Last year, Greenland lost a record 532 billion tons of ice, the equivalent of six Olympic pools of cold, fresh water flowing into the Atlantic every second
Sustained greenhouse gas emissions could see global sea levels rise nearly 40 centimetres this century as ice sheets in Antarctica and Greenland continue to melt, a major international study concluded Thursday.
The gigantic ice caps contain enough frozen water to lift oceans 65 metres, and researchers are increasingly concerned that their melt rates are tracking the UN's worst case scenarios for sea level rise.
Experts from more than three dozen research institutions used temperature and ocean salinity data to conduct multiple computer models simulating the potential ice loss in Greenland and Antarctic glaciers.
They tracked two climate scenarios -- one where mankind continues to pollute at current levels and another where carbon emissions are drastically reduced by 2100.
They found that under the high emissions scenario ice loss in Antarctica would see sea levels rise 30 cm by century's end, with Greenland contributing an additional 9 cm.
Such an increase would have a devastating impact worldwide, increasing the destructive power of storm surges and exposing coastal regions home to hundreds of millions of people to repeated and severe flooding.
Even in the lower emissions scenario, the Greenland sheet would raise oceans by around 3 cm by 2100 -- beyond what is already destined to melt due to the additional 1°C of warming humans have caused in the industrial age.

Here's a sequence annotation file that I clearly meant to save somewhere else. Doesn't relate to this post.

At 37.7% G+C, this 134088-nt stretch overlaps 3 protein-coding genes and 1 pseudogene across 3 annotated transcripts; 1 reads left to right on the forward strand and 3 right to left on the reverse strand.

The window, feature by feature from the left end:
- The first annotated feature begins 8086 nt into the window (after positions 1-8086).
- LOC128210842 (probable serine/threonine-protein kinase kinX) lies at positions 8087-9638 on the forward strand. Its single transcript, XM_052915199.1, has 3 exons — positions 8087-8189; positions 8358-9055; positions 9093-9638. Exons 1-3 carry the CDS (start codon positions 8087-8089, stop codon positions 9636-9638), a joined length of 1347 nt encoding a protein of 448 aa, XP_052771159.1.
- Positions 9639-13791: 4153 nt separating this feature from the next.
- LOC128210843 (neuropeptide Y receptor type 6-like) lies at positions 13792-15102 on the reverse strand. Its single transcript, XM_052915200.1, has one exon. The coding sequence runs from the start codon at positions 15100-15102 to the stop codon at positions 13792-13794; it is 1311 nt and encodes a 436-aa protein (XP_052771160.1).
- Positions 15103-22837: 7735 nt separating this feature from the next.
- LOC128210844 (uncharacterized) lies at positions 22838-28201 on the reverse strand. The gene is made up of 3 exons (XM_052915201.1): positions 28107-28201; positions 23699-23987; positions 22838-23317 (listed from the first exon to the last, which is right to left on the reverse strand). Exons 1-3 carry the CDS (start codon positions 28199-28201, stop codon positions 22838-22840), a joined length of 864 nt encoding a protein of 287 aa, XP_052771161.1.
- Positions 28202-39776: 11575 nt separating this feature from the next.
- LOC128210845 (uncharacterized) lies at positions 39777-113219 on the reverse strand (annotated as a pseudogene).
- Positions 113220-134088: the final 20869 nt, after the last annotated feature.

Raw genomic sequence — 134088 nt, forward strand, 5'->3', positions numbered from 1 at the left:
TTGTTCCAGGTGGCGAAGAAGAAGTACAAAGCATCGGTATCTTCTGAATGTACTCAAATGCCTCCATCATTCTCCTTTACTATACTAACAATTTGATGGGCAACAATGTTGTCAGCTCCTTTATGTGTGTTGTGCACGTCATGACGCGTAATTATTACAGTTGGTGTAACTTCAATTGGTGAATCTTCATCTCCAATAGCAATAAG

"It's not so surprising that if we warm the planet more, more ice will be lost," said Anders Levermann, an expert on climate and ice sheets at the Potsdam Institute for Climate Impact Research.
"If we emit more carbon into the atmosphere we will have more ice loss in Greenland and Antarctic," he told AFP.
"We have in our hands how fast we let sea levels rise and how much we let sea levels rise eventually."
Until the turn of the 21st century, the West Antarctic and Greenland ice sheets generally accumulated as much mass as they shed. Runoff, in other words, was compensated by fresh snowfall.
But over the last two decades, the gathering pace of global warming has upended this balance.
Last year, Greenland lost a record 532 billion tons of ice -- the equivalent of six Olympic pools of cold, fresh water flowing into the Atlantic every second. This run-off accounted for 40% of sea level rise in 2019.
The UN's Intergovernmental Panel on Climate Change (IPCC) in a special report on Earth's frozen spaces predicted last year that Greenland ice melt could contribute 8-27 cm to ocean levels by 2100.
It estimated Antarctica could add 3-28 cm on top of that.
A study published earlier this month in Nature Climate Change said the mass already lost by melt-water and crumbling ice between 2007-2017 aligned with the most extreme IPCC forecasts for the two sheets.
They also predicted a maximum of 40 cm sea level rise by 2100.
Authors of Thursday's research, published in a special edition of The Cryosphere Journal, said it highlighted the role emissions will play this century on the world's seas.
"One of the biggest uncertainties when it comes to how much sea level will rise is how much ice sheets will contribute," said project leader Sophie Nowicki from the University of Buffalo.
"And how much the ice sheets contribute is really dependent on what the climate will do."
Levermann said uncertainty in the projections "cannot be a reason to wait-and-see" in terms of emissions cuts.
"We already know that something will happen. We just don't know how bad it is going to get."